I have been asked a lot of questions about banjo setup over the years. Some questions are from professional musicians and other setup artists about my approach to a common setup topic like head tension or tailpiece adjustment. There is usually a strong knowledge base attached to questions from this audience. When a person who is just starting their journey down the path of banjo setup the questions are far more difficult to answer, mostly because the person asking the question isn’t always clear about what they are asking. I get that… we were all there at some point.
If you own a banjo it would greatly benefit you to learn to do things like:
Change the Strings
Change out a bridge and set the intonation
Adjust the truss rod
Adjust the tension on your banjo head
Change your banjo head
Dismantle and reassemble your banjo
The above list may seem commonplace to some of us, but as you travel down the list they items may seem more and more daunting if not impossible. I’m not advocating that with no experience with such things that you start tearing your banjo apart one piece at a time but I am encouraging you to learn on little thing at a time about how your banjo works as you go along so you aren’t intimidated by it.
I was the child who took EVERYTHING apart that I owned from my toys and radios to my banjo. When I was in my early teens my father paid $550.00 cash for my first real banjo. It was a Fender Leo Deluxe and it was miles ahead of my Savoy, aluminum unicast pot banjo with the rosewood bridge and the golden eagle adorned resonator. Even though the Fender was a Japanese import it certainly held it’s own compared to some of the domestic offerings of the time. When I learned that bridges and heads could be changed I was on it!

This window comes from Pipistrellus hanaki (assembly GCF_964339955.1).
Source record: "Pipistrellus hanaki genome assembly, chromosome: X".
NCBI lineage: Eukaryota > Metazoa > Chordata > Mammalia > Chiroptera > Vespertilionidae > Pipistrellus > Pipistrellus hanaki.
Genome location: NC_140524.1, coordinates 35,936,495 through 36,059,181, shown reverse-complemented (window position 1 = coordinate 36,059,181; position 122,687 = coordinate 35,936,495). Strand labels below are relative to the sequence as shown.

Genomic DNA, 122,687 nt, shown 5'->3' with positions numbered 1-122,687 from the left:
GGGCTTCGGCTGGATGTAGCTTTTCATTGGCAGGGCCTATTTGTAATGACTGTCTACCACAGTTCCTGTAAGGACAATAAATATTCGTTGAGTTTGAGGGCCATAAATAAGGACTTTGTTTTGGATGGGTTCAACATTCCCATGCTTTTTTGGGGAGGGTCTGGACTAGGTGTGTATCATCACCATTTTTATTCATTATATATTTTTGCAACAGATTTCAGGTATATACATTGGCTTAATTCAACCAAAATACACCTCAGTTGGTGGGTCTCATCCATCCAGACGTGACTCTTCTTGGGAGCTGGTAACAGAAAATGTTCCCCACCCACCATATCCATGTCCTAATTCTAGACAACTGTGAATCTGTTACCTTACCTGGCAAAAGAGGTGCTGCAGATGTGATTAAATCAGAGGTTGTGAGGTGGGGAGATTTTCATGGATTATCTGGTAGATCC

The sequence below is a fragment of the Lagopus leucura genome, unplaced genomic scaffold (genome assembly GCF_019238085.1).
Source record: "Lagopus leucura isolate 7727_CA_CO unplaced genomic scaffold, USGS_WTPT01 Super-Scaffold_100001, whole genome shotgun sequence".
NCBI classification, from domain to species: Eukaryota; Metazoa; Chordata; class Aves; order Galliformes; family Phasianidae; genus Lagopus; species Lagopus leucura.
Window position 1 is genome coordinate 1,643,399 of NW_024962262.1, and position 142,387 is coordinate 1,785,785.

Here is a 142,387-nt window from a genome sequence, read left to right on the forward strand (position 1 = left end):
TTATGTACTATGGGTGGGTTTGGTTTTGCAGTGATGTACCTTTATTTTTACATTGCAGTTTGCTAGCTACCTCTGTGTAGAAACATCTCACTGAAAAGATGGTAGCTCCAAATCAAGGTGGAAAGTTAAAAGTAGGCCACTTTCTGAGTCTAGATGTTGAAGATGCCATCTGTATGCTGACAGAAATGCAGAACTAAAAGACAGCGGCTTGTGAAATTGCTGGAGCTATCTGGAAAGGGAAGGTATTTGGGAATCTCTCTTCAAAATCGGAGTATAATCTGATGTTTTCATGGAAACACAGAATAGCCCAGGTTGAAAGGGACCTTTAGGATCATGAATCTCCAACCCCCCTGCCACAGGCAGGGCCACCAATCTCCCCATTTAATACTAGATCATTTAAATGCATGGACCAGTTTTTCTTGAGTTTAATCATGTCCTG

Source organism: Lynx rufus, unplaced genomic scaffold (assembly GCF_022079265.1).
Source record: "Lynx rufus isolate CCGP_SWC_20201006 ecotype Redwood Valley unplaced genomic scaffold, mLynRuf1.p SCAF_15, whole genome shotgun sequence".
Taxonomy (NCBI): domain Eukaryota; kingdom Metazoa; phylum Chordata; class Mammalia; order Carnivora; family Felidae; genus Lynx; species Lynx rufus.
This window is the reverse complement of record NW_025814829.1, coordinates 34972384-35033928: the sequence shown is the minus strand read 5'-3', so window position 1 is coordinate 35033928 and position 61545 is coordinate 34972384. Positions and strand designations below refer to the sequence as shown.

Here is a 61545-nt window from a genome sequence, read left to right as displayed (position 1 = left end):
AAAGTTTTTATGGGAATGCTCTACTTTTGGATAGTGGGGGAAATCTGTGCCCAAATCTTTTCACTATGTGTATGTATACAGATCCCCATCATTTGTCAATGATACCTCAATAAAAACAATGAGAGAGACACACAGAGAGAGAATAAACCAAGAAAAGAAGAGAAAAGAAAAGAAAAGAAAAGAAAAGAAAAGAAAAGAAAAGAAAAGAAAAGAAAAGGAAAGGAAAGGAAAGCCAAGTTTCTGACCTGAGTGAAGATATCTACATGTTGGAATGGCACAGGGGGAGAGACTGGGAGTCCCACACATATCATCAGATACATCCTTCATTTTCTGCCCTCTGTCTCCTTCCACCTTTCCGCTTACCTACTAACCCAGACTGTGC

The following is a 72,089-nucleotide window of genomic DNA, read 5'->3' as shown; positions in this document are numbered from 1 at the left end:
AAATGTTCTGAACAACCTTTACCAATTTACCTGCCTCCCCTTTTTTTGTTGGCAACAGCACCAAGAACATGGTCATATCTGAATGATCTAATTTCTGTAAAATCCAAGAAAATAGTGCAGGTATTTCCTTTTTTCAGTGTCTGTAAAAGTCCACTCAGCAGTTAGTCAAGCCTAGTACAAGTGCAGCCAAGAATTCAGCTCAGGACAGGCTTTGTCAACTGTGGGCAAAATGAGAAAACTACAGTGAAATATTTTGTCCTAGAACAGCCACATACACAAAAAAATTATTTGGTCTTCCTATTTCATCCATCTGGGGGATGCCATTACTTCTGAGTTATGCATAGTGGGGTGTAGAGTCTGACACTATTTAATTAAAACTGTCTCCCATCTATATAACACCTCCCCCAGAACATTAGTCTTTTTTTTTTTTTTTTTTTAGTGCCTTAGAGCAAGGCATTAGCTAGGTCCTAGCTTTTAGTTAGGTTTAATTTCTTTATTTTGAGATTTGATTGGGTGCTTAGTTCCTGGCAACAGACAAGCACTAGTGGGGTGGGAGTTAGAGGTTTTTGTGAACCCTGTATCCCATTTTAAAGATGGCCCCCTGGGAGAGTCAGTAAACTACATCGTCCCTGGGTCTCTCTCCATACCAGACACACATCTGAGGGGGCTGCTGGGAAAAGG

My dad walked into the living room from work one day to discover that I had taken my banjo completely apart. I most definitely got “the look” but he also knew how I was and that given my track record, I’d most likely have it back together and playing by the end of the day… and I did. After that, every time I raised enough money to buy a different banjo head I would take the banjo apart again. After amassing several different heads, tailpieces, bridges (in different heights, mind you) I would take my banjo apart just to change something out.
I learned quite a bit about the banjo during those early years. Looking back, I sure wish I had my 50 year old self guiding my 14 year old self but those experiences were invaluable and coupled with my natural curiosity and mechanical proclivity brought me to the place I’m standing today. Even if you aren’t the odd child who did what I did you should still learn (at very least in theory) one thing at a time about your banjo that you can adjust or change because you will benefit from it.
Tone… or good tone, is in the ear of the listener and is largely objective. Head brands, bridges, the gap at the tension hoop, tailpiece choice, tailpiece height, truss rod adjustment, string gauge, nut material, nut setup, nut contact, neck attachment points and tightness, neutrality of the coordinator rods… and the list goes on and on. This isn’t to say that some aren’t more important or have more influence over tone, power and balance than others, but they are all important and they all work together. knowing how to check each one and knowing what to look for, listen for and correct or adjust these is a matter of copious amounts of time and experience.
I will expand on this introductory page with a series of articles with photographs and videos as I am able. This will hopefully open up some doors for you and create a positive environment in which you can start exploring banjo setup and a whole lot more.
Thank you for taking the time to read this and I look forward to your next visit. Keep checking back as I add material.